Author Archives: 05 Ross Battoclette

CNC_Digital Design & Computation

Part of the research that I did was about the CNC machines that we have available at the University of Cincinnati and do some trials with one of the machines. Specifically looking at the Autoprofiler and how that can be utilized to be able to produce an interesting form. One of the first thing that I wanted to try and mill was a scaled topography of my studio project site.  The process took some trial and error to be able to produce topography from contour lines in Rhino and export it into a surface that would be suitable for Powermill.  I started out in Rhino trying to extrude each of the individual closed contour lines as masses stacked together, like building a topography by stacking up pieces of cardboard. This didn’t work out too efficiently when I exported the file to Powermill. This is because even though the topography was meshed together in Rhino, Powermill still treated each one of the layers individually which caused the tool path to not be efficient and not smooth.  I was able to fix this by instead of extruding the contour lines; I extracted all of the points from the contour lines and then used the patch command to create a surface.  From there I extruded the surface down and then Boolean difference a box that gave me a flat bottom. This method produced an efficient tool path but the topography had more of a gradual smooth change versus a dynamic one that I was looking for.

Since I didn’t like the way the topography turned out, I next wanted to try and produce an interesting form created from a grasshopper script.  I wanted to try and create a ripple, such as a water drop on a smooth pond that creates ripples. I researched and thought about how I would be able to create this form. From what I found the easiest way to accomplish this would be to use a sine wave. I created a grasshopper script that used the sine function to interact with a point from which the ripple would originate. From there I extruded the surface much the same way I did the topography and scaled the form to fit in the limits of the Autoprofiler.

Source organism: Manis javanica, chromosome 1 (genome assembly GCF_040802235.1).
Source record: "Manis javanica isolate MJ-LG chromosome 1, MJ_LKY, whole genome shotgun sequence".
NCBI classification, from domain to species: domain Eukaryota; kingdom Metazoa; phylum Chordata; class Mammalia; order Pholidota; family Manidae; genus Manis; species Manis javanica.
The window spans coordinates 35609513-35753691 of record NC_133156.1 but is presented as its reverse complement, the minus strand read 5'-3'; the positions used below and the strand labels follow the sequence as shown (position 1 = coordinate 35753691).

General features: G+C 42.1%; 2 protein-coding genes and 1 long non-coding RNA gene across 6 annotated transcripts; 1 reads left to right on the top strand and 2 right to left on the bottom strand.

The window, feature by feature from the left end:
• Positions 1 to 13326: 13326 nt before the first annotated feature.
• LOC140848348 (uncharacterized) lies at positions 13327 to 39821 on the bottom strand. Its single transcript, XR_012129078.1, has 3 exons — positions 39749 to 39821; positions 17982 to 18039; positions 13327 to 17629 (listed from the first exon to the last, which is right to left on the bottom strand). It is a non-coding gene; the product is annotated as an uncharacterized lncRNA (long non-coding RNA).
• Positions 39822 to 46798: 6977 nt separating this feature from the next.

I exported the file as an .iges file and opened it up in Powermill from which I was able to produce the tool paths.  Powermill was fairly easy to use because of the tutorials that are detailed on the RPC wiki pages. As long as you follow the guidelines, setting up the file for a CNC machine is simple and straightforward.  Also, setting up the Autoprofiler machine to run is straightforward as well because of the tutorial on the wiki page.

Using the Autoprofiler as a way to mill out a form or topography is straightforward and not very time consuming.  From my experience there are only a few problems that I can see with using the Autoprofiler. The bed size of the machine is small so you have to scale down the model or cut out multiple sections. Also, it is only able to cut out Styrofoam or urethane foam.  The last thing is that since it is 30 years old it isn’t very efficient and can take a long time to cut something out.  But I do think that this machine is a great resource for students, and something that should be taken advantage of.

P1_Ross Battoclette_05

C_Wall -Ohio State University

This is an installation at the Ohio State University. This project explores honeycomb and voronoi geometries and their ability to produce interesting structural, thermal, and visual performances. It uses a point cloud that is taken from a bitmap image to create the cells on a massing structure. From there each of the cells are voided from their centroid (distance based on parameters) and then panelized.  From there the panels can be laid out to be cut by CNC, Laser, etc.

I think that a project like this could be transformed and used in a variety of settings. Changing the materials and parameters would allow for endless options of shapes and spaces to be created. The simplicity of this design makes it easier to create an appealing form that can be applied to any space. I think it is relevant to our project because of its use of parametric design to create an installation that serves a purpose for any space.